Dr. Bredesen: You had mentioned in the book you talked a little bit about forgetting to pick up your granddaughters.

Sally: I think we all use denial and we deny as long as we can, as long as it works. And when I forgot to pick up my granddaughters one morning, I told myself, forget the denial, Sally, you’ve got Alzheimer’s. And that was when I actively worked even harder. And in the meantime, soon after that, I found Dr. Bredesen and started his protocol.

Dr. Bredesen: Yeah, good point. And I think you brought up a good point as Kristin did the idea that, in fact, once you improve, you can stay improved for a long time. And, of course, Kristin has been for over nine years now. And as you mentioned, five years, so this is the most important thing that we’re actually addressing the things that actually cause the problem. So I look forward to hopefully many more good years.

Sally: My story is similar to Kristin in that I had general surgery with general anesthesia, and then it took me a good year or over a year to get back to where I was formally on the computer game BrainHQ because I did not know at that time of the danger of anesthesia.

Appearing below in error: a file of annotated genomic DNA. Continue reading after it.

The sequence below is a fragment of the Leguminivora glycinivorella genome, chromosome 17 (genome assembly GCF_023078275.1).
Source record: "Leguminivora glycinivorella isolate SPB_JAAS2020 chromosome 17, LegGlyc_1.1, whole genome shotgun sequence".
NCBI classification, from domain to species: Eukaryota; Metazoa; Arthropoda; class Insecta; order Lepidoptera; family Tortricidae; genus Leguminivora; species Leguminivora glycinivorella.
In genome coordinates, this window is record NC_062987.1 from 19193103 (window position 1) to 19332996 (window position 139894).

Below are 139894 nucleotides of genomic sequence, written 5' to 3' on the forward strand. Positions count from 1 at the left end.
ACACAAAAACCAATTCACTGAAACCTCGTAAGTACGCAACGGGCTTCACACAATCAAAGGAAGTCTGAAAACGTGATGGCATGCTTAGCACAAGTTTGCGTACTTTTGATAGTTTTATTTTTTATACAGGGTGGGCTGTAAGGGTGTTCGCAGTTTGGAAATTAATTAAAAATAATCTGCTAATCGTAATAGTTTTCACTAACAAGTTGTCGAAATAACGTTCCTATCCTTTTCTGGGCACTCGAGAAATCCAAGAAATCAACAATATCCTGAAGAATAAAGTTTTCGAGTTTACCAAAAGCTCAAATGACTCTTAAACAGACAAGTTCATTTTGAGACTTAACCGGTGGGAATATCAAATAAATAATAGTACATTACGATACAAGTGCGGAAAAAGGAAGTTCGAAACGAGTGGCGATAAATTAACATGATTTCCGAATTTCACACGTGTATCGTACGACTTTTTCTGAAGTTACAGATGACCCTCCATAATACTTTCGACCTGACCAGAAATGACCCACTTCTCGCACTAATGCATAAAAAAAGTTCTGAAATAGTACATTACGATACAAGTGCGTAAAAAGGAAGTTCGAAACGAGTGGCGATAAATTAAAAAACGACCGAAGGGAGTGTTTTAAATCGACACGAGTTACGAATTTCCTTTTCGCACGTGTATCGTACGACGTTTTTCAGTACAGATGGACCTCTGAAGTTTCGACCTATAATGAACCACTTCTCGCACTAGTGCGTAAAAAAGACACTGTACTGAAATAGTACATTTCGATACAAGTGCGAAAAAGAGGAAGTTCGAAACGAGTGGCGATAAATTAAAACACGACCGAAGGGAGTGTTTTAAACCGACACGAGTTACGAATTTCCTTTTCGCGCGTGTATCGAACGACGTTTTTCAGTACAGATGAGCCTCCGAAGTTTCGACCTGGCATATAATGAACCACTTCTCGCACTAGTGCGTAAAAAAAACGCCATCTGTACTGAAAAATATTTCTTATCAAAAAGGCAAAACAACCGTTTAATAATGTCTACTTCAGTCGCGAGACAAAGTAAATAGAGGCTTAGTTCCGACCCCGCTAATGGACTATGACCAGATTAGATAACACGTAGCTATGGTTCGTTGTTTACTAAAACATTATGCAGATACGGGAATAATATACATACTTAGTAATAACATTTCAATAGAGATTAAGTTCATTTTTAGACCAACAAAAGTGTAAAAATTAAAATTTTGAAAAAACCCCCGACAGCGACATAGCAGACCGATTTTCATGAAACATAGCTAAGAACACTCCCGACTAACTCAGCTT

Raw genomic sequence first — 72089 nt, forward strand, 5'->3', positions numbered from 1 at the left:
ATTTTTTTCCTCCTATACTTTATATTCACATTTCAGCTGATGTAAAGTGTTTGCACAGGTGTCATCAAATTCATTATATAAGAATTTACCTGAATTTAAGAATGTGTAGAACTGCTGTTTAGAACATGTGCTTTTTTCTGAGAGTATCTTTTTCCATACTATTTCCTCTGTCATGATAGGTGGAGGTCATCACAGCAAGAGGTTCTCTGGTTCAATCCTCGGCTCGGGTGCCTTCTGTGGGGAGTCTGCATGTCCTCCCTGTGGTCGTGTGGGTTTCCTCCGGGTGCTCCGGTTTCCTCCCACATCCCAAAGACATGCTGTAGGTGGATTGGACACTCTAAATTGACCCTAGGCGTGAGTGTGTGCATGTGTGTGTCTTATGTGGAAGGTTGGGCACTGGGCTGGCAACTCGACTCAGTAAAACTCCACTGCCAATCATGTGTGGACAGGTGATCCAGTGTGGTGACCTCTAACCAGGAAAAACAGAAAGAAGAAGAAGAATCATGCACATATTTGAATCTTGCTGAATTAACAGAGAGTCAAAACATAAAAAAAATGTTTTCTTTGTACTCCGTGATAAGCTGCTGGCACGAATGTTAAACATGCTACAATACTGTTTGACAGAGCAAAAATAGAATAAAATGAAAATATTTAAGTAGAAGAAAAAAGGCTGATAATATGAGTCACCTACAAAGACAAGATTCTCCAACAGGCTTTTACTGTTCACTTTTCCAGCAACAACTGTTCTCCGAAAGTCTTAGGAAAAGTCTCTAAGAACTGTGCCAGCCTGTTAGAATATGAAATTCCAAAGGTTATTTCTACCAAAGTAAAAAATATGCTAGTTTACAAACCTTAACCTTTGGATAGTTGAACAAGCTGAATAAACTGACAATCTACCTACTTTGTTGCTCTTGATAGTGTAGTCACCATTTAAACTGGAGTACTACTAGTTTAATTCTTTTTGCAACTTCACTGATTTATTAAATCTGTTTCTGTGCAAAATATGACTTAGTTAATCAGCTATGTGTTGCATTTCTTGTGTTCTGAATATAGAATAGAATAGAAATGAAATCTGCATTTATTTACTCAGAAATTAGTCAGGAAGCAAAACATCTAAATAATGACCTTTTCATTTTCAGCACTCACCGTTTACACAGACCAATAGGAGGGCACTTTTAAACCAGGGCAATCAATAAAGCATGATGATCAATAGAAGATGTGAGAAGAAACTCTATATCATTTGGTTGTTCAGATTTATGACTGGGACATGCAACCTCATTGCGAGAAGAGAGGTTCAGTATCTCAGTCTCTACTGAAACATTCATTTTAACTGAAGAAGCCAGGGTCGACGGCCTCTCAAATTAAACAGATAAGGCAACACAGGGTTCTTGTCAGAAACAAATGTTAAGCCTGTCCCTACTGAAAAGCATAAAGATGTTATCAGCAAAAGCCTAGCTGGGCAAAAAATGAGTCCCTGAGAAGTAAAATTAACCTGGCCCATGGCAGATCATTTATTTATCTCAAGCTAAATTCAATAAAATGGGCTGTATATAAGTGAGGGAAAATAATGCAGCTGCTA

Dr. Bredesen: It’s a really good point, and we see this all the time. People have a kidney stone, or an infection, a viral infection, or they go on a long trip, and they’re staying up all night and things like that. These things can cause setbacks. And as you indicated, anesthesia, one of the big ones. And, in fact, Julie wrote about what to do getting ready for anesthesia and after anesthesia. So I think we’re all learning more and more about what we can do to mitigate some of these effects, but thank you very much, Sally. And I’m going to go on to Frank here for a couple of minutes here. And, Frank, I know you actually got to the point of moving out of the United States because of the concern about how you would be cared for. And you also mentioned in your story that you were told that you had mild cognitive impairment. You said that there’s nothing mild about this. And I think that is actually one of the most important points, because I’ve been telling everybody recently that this is a problem. I mentioned this in the lecture just at UCLA, just 10 minutes ago. The issue is that we call this MCI, mild cognitive impairment. It’s a little bit like telling someone they have mildly metastatic cancer. It is a late-stage of the underlying process. And so we have to quit calling it mild, and let people know, yes, you need to get on either prevention, or the earliest reversal possible. If you get to MCI, which is typically more than 10 years down the road, that is an emergency you need to jump on that. So, Frank, could you tell us a little bit more about your story?